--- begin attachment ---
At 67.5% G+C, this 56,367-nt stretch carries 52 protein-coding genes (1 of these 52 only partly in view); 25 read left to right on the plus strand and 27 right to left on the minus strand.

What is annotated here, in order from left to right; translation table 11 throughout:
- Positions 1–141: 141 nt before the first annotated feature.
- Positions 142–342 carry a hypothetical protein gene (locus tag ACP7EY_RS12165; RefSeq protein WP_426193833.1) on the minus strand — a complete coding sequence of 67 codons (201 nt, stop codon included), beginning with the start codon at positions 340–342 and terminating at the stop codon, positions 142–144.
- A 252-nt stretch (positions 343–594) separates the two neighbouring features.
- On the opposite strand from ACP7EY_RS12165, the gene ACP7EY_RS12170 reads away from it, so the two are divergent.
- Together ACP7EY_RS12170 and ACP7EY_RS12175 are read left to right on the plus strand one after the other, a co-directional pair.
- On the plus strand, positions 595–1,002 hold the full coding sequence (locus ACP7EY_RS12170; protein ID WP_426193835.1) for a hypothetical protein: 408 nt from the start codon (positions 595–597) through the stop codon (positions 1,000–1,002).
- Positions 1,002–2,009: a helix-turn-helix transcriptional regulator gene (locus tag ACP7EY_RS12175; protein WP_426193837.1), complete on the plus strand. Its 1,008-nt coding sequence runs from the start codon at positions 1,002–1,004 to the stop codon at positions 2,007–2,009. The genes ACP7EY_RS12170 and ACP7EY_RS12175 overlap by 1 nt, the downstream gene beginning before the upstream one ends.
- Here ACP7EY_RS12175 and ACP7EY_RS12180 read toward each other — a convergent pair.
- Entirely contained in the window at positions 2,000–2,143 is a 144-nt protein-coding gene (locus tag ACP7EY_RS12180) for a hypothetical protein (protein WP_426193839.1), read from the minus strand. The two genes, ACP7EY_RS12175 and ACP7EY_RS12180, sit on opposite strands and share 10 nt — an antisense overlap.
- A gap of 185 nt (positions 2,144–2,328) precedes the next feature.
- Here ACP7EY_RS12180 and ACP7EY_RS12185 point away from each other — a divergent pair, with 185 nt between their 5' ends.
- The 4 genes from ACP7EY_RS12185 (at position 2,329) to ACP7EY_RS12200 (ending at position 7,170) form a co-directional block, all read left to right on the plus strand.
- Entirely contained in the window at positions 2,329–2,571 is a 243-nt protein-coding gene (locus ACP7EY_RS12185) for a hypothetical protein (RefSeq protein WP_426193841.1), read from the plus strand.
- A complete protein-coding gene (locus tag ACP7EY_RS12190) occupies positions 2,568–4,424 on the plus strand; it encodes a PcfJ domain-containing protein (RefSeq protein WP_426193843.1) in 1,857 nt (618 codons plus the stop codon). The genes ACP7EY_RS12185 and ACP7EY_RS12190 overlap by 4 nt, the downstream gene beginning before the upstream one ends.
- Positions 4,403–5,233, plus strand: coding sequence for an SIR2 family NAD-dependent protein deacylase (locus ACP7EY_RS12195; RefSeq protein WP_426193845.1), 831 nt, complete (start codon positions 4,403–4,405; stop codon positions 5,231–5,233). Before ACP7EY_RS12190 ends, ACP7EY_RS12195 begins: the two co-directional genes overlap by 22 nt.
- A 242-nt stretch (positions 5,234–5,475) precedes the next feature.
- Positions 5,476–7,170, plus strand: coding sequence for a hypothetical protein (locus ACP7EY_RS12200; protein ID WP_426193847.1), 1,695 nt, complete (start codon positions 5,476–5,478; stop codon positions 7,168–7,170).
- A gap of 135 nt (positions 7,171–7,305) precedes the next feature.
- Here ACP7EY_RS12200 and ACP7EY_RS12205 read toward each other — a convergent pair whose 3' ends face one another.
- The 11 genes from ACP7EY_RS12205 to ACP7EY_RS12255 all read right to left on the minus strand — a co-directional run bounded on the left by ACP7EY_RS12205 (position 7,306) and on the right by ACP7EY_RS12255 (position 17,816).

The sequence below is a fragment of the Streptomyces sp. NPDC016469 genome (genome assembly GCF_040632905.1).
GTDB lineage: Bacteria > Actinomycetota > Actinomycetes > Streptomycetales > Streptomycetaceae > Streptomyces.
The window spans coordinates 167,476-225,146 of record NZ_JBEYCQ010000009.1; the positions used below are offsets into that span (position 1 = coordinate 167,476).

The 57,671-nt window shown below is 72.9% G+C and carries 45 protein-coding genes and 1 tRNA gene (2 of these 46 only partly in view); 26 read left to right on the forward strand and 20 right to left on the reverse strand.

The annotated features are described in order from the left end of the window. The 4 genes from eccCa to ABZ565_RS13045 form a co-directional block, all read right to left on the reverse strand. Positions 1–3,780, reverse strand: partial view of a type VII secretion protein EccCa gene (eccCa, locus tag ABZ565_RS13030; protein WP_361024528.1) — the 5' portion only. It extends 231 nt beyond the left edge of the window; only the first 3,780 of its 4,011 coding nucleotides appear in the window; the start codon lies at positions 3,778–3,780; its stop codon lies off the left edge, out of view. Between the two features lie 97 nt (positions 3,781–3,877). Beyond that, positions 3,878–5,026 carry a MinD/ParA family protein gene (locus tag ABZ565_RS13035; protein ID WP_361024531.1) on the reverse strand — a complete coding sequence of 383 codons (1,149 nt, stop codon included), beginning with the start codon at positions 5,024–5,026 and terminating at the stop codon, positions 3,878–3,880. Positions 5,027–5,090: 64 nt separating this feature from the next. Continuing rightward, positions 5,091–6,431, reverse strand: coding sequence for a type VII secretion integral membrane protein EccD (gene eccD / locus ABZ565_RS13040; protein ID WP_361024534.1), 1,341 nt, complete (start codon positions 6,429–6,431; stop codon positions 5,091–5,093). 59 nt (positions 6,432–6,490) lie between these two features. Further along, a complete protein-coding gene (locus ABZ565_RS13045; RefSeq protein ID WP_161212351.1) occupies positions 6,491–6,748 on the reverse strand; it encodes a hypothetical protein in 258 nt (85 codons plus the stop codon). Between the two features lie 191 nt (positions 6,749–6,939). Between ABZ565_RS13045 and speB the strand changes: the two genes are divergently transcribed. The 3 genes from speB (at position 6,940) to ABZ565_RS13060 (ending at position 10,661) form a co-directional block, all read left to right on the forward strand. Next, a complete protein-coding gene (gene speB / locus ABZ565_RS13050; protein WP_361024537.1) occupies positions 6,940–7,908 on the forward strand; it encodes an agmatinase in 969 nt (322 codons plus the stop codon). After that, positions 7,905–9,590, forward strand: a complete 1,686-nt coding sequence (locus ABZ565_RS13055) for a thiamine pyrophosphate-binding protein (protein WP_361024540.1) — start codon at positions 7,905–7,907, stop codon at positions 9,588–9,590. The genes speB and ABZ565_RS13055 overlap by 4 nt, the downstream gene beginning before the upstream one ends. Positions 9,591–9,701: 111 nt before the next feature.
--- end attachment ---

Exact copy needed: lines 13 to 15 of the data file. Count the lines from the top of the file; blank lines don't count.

- Here ACP7EY_RS12180 and ACP7EY_RS12185 point away from each other — a divergent pair, with 185 nt between their 5' ends.
- The 4 genes from ACP7EY_RS12185 (at position 2,329) to ACP7EY_RS12200 (ending at position 7,170) form a co-directional block, all read left to right on the plus strand.
- Entirely contained in the window at positions 2,329–2,571 is a 243-nt protein-coding gene (locus ACP7EY_RS12185) for a hypothetical protein (RefSeq protein WP_426193841.1), read from the plus strand.